We are currently learning to create and describe dot plots in my statistics classes. To help increase student buy-in, I decided to have my students design their own “dot” for our dot plots. I’m calling these “design your own dot plot magnets.”
I created a simple template with circles for students to create their own unique design in. I allowed students to color them using crayons, colored pencils, markers, or highlighters. Below each circle template, students wrote their name and class period.
Some students chose to draw a design. Others wrote in their initials. One student even decided to practice drawing a ribbon since that was what our art class has recently been learning to do.
Once all of my students had designed their dots, I placed the sheets of dots in laminating pouches and laminated them. I was then able to cut the sheets apart into pieces with each student’s dot and name/hour written below.
MATH = LOVE RECOMMENDS…
A laminator is a MUST-HAVE for me as a math teacher! I spent my first six years as a teacher at a school with a broken laminator, so I had to find a way to laminate things myself.
I’ve had several laminators over the years. I currently use a Scotch laminator at home and a Swingline laminator at school.
I highly recommend splurging a bit on the actual laminator and buying the cheapest laminating pouches you can find!
I passed out the dots to students to cut out. Finally, I gave each student a disc magnet to place on the back of their dot to finish off their custom dot plot magnet.
I’ve been asked a lot recently about what type of magnets I use in my classroom. I discovered that you can buy ceramic disc magnets in bulk from Amazon, and those have been my go-to ever since. They are reasonably priced and strong to hold things up without them sliding down the dry erase board. I’m getting close to finishing up my 2nd box of 200 magnets, so to say that I love these magnets is an understatement. Why do I need so many magnets, you ask? I blame my puzzle of the week!
The magnets come with sticky 3M adhesive, and man is it sticky. I tried to remove one of the magnets from something the other day, and I could not get it to come off without destroying the piece of laminated paper it was attached to.
Once we had our dot plot magnets made, it was time to answer the question “How Many States Have You Visited?” I shared a free printable for this question last week! I gave my students maps of the United States in a dry erase pocket so they could figure out how many states they have visited.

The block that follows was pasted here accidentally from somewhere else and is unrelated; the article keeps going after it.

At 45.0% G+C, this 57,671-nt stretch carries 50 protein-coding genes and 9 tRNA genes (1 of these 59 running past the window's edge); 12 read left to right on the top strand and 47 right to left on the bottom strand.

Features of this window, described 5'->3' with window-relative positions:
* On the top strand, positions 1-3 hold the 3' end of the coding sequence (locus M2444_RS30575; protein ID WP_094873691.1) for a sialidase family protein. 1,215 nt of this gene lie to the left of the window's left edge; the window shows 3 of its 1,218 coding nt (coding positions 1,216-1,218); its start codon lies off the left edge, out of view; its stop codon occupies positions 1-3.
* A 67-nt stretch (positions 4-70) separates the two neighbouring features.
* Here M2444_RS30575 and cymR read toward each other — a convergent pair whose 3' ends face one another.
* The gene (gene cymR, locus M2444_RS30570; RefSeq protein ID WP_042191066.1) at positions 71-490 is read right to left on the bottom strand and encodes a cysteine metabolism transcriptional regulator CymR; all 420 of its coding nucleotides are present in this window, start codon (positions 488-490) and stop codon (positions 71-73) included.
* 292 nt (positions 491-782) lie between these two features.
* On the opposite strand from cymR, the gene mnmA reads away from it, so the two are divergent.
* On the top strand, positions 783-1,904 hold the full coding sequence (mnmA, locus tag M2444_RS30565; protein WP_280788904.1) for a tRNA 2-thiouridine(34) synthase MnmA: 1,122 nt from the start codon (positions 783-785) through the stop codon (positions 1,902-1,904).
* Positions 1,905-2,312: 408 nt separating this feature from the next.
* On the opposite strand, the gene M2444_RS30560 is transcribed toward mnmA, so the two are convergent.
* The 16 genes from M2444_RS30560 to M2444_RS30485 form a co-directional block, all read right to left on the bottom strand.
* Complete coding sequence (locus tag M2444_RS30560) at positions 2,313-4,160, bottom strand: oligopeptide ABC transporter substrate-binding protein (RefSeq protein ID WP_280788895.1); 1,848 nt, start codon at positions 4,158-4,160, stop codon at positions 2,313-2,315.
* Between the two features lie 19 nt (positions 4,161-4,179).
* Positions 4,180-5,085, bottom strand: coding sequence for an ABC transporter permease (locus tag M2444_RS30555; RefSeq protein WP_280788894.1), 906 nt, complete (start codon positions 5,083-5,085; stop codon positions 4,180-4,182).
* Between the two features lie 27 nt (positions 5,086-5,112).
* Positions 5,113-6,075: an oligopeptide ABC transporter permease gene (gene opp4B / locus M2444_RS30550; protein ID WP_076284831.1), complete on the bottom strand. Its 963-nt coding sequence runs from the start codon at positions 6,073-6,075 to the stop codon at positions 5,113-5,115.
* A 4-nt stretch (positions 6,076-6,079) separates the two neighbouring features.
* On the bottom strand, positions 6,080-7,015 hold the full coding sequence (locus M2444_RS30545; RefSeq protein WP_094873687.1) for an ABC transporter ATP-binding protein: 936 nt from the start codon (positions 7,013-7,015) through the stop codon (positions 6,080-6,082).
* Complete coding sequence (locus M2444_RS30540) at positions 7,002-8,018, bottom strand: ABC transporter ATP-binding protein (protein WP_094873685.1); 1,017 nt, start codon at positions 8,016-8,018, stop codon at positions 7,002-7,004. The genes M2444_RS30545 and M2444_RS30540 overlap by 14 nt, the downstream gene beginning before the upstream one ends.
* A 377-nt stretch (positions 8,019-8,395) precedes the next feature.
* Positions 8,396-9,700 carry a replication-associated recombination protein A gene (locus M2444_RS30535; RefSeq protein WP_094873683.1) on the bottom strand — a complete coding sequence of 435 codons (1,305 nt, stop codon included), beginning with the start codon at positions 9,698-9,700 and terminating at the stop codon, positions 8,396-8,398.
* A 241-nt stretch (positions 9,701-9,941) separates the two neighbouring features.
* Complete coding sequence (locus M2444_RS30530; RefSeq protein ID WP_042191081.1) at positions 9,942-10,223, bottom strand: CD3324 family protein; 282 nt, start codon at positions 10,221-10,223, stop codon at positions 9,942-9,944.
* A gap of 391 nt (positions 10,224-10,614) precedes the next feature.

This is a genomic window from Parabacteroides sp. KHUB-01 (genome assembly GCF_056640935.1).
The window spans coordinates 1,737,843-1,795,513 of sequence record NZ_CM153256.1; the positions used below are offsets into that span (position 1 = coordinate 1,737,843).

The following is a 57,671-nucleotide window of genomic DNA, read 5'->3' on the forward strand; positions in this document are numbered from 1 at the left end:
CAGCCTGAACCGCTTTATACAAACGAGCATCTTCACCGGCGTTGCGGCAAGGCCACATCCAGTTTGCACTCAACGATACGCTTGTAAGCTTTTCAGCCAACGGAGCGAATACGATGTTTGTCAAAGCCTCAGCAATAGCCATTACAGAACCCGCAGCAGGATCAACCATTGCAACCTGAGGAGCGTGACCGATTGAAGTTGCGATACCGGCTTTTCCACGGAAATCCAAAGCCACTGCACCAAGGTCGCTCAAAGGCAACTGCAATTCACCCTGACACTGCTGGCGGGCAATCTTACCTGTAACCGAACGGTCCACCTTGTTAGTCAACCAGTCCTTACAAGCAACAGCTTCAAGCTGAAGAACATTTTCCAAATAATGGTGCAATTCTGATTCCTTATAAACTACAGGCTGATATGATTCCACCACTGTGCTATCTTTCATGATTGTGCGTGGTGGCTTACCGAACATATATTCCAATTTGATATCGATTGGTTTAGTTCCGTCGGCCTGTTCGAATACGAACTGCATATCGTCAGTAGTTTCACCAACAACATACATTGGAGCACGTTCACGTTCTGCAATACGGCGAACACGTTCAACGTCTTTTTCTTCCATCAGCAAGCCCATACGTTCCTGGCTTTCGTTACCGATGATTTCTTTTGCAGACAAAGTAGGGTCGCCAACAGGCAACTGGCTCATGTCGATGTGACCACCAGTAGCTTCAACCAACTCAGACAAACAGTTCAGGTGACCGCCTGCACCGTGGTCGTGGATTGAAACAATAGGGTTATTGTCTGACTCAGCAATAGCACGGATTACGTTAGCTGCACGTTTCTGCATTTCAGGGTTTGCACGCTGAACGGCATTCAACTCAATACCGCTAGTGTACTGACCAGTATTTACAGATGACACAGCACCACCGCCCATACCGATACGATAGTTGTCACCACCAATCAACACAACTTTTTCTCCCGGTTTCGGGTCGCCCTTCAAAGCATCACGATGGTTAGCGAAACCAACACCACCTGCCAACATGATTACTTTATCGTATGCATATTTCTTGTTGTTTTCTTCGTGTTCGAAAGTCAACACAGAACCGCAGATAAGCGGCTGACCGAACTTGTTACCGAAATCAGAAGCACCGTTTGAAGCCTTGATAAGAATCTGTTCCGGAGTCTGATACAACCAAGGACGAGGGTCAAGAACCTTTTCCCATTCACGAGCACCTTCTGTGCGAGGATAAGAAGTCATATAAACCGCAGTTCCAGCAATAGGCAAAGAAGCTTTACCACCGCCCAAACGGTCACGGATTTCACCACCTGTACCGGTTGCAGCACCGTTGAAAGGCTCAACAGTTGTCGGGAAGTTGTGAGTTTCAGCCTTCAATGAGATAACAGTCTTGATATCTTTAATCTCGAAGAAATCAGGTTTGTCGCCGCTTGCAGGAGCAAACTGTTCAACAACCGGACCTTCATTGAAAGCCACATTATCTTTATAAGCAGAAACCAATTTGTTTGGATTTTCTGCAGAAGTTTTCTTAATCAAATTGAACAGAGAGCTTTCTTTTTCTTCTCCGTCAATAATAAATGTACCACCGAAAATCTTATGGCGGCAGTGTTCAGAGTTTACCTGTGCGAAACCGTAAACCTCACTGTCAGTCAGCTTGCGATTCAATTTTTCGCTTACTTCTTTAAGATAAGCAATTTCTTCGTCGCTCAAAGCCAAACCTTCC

MATH = LOVE RECOMMENDS…
I cannot imagine teaching math without my dry erase pockets! They instantly make any activity more engaging and save me countless hours at the copy machine since I can use the same class sets of copies year after year.
Here are my current go-to recommendations:
If you don’t have a classroom set of dry erase pockets, you could also use heavy duty sheet protectors. But, I highly recommend investing in a classroom set of the pockets since they are so much more durable.
It was super easy to ask the question and set them free to create their own dot plot. We had some good discussions about how to properly place the dot plots above the line since one class decided to place them quite haphazardly. I wish I had thought to take a picture before I had them fix it.
Here are our resulting dot plots created by my two statistics classes.
I’m super excited to come up with even more prompts to use these magnets with. I think we will be able to use them with scatter plots as well!
UPDATE: If you want to see other dot plot prompts I have used with my students and our dot plot magnets, check out my post about our Dot Plot of the Day Activity.
Free Download of Design Your Own Dot Plot Magnets Activity Template
More Ideas for Teaching Quantitative Data Displays
- Tenzi Data Collection Activity for Comparing Data Sets
- Dot Plot of the Day Activity
- Design Your Own Dot Plot Magnets Activity
- How Many States Have You Visited Map
- Dotplot Matching – A Desmos Card Sort Activity for Statistics
- Count the Objects Task for Data Collection
- Analyzing the Ages of Academy Award Winners
- Are your graphs OK? TULSA Graphing Posters
- Highlights Hidden Pictures Activity for Comparing Data Sets
- Blind Stork Test for Data Collection
- Dry Erase Workmat for Finding Five Number Summary, IQR, and Outliers
- Estimating 30 Seconds Data Collection Activity
- Types of Data Displays Foldable
- Kentucky Derby Winning Times